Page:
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Baltic Aquascaphe Titanium Watch Review

Baltic Aquascaphe Titanium Hands On

Baltic is on an ascendancy that few watchmakers can match. Its initial dive watches were met with the kind of success you can’t manufacture, and the brand has since made lightning strike more times than a finial in a storm. At this point, calling Baltic a microbrand feels disingenuous – it was even in Only Watch for god’s sake. But even something like the incredibly successful Aquascaphe can do with a refresh now and then – which is why we now have the Baltic Aquascaphe Titanium.

The diver, which draws plenty of vintage inspiration from the golden era of dive watches (think Fifty Fathoms, Cousteau- slanted utilitarian elegance) has been the focal point for Baltic since 2018, the brand’s bread-and-butter tool timepiece. Throughout the collection so far, we’ve seen a few different case finishes – steel, PVD, bronze – but titanium is a first.

Baltic Aquascaphe Titanium Hands On

We won’t spend too long explaining why titanium makes perfect sense for a dive watch. Suffice to say, it’s light, hardwearing and has a cool, grey look that works incredibly well on a tool watch. It’s common enough in the watch world now that we even shot a series of cool, titanium pieces for our Best Titanium Watches You Can Buy article. We actually wanted to get the new Baltic Aquascaphe Titanium in there, but you know. Brexit.

Was it worth the wait? Well, yes. We’re huge fans of the Aquascaphe anyway and while we’re particularly enamoured with the GMT over the standard diver, it’s impossible not to love these retro vibes, especially with the wearability of titanium. But writing it off as just the standard watch in a new material is very much not the case.

Baltic Aquascaphe Titanium Hands On

The case silhouette with that slightly overhanging bezel remains the same, but the size has changed, upping from 38mm to 41mm, essentially shifting from vintage proportions to something more modern. It does feel a bit larger on the wrist, but honestly that’s as much to do with the new crown guards as it is the actual diameter increase.

The bezel too has been given a slight overhaul. First off, it’s now ceramic, a first for the collection. It’s also slightly thicker and with 10, 20, 30, 40 and 50 marked off instead of 15, 30, 45. It’s a more practical look but a bit less elegant. The same can be said of the dial which has upped the size of the indexes and swapped the sharp triangles at the cardinal points for a shark’s tooth at 12 o’clock and pill- shaped indexes at three, six and nine.

Baltic Aquascaphe Titanium Hands On
Baltic Aquascaphe Titanium Hands On

Put together, it’s a host of small changes that alter in no insubstantial way the feel of the Aquascaphe. The smaller, more minimal Aquascaphe Classic is retro-elegant as much as it is utilitarian. The Titanium feels more like a proper, rugged tool watch, complete with an increased 300m water resistance that many an actual diver out there will appreciate.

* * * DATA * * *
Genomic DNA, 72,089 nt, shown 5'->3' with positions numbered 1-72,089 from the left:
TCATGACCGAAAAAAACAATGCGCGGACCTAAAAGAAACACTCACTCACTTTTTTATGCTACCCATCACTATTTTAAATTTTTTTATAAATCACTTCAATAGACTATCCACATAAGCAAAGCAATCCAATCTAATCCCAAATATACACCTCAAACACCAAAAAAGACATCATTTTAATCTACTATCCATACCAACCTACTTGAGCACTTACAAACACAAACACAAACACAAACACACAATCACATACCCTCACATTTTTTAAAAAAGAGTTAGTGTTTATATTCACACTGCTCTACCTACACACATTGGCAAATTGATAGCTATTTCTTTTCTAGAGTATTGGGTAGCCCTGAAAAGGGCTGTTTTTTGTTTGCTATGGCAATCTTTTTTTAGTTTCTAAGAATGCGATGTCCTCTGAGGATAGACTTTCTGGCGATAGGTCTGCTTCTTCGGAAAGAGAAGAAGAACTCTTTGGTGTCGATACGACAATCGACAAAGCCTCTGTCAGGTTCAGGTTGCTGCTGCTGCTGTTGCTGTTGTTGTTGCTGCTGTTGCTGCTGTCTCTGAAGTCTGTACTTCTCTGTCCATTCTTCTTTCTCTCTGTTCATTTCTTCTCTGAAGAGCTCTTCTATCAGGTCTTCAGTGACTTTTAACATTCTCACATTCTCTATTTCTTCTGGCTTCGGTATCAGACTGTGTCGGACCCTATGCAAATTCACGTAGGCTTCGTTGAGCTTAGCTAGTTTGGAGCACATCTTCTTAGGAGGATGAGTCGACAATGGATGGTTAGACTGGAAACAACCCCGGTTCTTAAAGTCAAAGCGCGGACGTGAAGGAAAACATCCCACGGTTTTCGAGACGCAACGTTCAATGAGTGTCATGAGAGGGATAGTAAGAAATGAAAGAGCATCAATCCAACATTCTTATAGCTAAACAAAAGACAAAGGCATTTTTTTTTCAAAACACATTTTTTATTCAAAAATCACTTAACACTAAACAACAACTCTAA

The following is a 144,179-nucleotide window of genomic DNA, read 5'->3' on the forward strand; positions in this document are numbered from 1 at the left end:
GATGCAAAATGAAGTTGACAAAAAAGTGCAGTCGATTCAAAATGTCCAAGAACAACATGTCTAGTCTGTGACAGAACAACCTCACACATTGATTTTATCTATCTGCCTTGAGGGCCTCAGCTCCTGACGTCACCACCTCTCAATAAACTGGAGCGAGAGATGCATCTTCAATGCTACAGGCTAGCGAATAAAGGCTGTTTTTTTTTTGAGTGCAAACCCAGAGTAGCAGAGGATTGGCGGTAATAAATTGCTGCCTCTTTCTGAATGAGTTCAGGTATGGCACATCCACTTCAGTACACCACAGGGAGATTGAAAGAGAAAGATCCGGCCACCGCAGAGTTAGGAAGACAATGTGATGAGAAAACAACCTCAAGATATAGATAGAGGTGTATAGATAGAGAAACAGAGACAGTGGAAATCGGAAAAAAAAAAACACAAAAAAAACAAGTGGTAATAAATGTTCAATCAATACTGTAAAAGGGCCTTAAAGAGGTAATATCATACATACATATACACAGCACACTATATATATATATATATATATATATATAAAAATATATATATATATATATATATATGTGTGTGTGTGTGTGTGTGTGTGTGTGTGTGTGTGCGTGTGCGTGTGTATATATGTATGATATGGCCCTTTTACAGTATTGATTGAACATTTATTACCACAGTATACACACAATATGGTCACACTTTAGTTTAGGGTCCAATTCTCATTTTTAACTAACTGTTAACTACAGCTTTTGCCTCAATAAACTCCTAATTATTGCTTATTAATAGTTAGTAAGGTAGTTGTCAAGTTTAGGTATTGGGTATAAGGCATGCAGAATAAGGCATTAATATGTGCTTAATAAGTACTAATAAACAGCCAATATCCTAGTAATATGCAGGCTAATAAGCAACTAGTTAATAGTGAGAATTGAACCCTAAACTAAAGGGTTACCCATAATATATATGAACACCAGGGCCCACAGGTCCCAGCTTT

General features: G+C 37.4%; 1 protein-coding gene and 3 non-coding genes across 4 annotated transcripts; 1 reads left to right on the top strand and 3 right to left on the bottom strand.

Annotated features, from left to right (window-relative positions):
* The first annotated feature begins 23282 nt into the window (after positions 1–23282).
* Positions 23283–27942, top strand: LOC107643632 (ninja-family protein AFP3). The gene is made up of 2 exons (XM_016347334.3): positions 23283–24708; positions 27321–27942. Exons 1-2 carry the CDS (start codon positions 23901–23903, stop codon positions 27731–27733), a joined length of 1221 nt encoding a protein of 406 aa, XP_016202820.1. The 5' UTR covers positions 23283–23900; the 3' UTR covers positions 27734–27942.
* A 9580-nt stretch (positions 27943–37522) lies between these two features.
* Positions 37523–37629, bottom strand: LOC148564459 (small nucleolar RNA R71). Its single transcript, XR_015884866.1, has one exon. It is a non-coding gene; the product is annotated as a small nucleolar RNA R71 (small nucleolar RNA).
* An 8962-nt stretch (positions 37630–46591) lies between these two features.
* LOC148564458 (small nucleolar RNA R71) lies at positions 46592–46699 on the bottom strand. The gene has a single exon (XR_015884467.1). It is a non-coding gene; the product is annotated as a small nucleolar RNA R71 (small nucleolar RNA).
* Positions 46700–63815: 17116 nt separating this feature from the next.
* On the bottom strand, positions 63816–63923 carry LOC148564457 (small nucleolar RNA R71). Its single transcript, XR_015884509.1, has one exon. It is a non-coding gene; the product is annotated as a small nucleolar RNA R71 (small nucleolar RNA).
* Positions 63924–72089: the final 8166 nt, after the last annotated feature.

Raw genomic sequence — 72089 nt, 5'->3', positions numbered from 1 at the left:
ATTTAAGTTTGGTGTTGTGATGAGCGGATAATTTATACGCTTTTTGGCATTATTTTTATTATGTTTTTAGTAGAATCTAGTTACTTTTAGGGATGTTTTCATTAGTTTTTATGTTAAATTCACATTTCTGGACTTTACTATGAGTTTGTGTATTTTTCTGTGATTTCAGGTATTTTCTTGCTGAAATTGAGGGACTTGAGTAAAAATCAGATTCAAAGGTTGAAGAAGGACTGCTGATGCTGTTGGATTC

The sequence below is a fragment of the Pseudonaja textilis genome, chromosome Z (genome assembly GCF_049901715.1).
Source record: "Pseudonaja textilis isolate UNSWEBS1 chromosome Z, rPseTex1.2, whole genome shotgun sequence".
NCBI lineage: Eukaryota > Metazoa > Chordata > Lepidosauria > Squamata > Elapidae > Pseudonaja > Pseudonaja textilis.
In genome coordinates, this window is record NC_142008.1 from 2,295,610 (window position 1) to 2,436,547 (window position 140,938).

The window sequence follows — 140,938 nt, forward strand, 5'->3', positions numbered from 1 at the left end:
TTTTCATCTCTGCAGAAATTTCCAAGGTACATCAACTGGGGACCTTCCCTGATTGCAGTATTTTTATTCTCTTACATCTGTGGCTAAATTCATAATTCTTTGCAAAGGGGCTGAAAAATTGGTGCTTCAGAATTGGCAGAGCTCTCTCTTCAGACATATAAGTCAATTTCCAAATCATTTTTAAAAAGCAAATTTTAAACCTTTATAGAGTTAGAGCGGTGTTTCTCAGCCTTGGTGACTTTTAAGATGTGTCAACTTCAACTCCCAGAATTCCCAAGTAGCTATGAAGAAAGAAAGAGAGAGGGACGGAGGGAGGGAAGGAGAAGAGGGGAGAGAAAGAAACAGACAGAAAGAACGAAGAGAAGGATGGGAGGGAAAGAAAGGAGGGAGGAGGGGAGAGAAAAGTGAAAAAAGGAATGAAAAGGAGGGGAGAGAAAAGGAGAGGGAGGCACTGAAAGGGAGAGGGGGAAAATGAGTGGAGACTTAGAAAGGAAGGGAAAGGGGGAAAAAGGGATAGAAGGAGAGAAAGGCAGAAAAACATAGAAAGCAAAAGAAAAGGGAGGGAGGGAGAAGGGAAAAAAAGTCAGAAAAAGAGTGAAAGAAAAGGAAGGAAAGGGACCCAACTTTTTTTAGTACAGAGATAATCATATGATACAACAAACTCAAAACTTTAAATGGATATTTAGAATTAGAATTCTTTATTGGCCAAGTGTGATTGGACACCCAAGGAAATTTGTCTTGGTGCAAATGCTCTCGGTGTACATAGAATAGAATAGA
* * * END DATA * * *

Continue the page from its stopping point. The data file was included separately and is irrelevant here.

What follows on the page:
There are two variations available: a glossy blue dial and bezel with light blue lume-filled indexes and this version, which opts for the more traditional black with green lume. This is one of the very few times we actually prefer the black to the blue; it’s more in keeping with the practical matte finish of the metal.

Baltic Aquascaphe Titanium Hands On

The only thing that’s not changed between the Baltic Aquascaphe Classic and the Baltic Aquascaphe Titanium is its movement, the ever-reliable workhorse that is the Japanese-made Miyota 9039, the Toyota of the watch world. It has a standard 42-hour power reserve, everyday levels of accuracy and, perhaps most importantly, doesn’t break the bank.

That little nugget means that, despite being housed in a much more advanced material, opting for a ceramic bezel, upping the case size and just generally overhauling the Aquascaphe into a bigger, heftier watch, the price hasn’t increased too much at all. The Classic will set you back €580 (just under £500), while the Titanium is priced at €710 (approximately £600). Given the current intense competition at the sub-£1,000 realm of microbrands, that’s pretty incredible. At the very least, it goes to show Baltic’s Only Watch debut didn’t go to its head.

Price & Specs:

  • Model: Baltic Aquascaphe Titanium
  • Case/dial: 41mm diameter x 13.6mm thickness, titanium case, glossy blue or grained black finish dial, Super-LumiNova® C3 X1 (black dial) or BGW9 (blue dial) indexes and hands, unidirectional brushed ceramic bezel, screw down crown, caseback numbered from 1 to 300
  • Water resistance: 300m (30 bar)
  • Movement: Miyota calibre 9039, automatic, 24 jewels
  • Frequency: 28,800 vph (4 Hz)
  • Power reserve: 42h
  • Functions: Hours, minutes, hacking seconds
  • Strap: Black or blue tropic rubber with titanium buckle
  • Price/availability: €710 (price without VAT, approx. £610), limited to 300 pieces each

More details at Baltic.

About the author

Sam Kessler

Legend has it that Sam’s first word was ‘escapement’ and, while he might have started that legend himself, he’s been in the watch world long enough that it makes little difference. As the editor of Oracle Time, he’s our leading man for all things horological – even if he does love yellow dials to a worrying degree. Owns a Pogue; doesn’t own an Oyster Perpetual. Yet.

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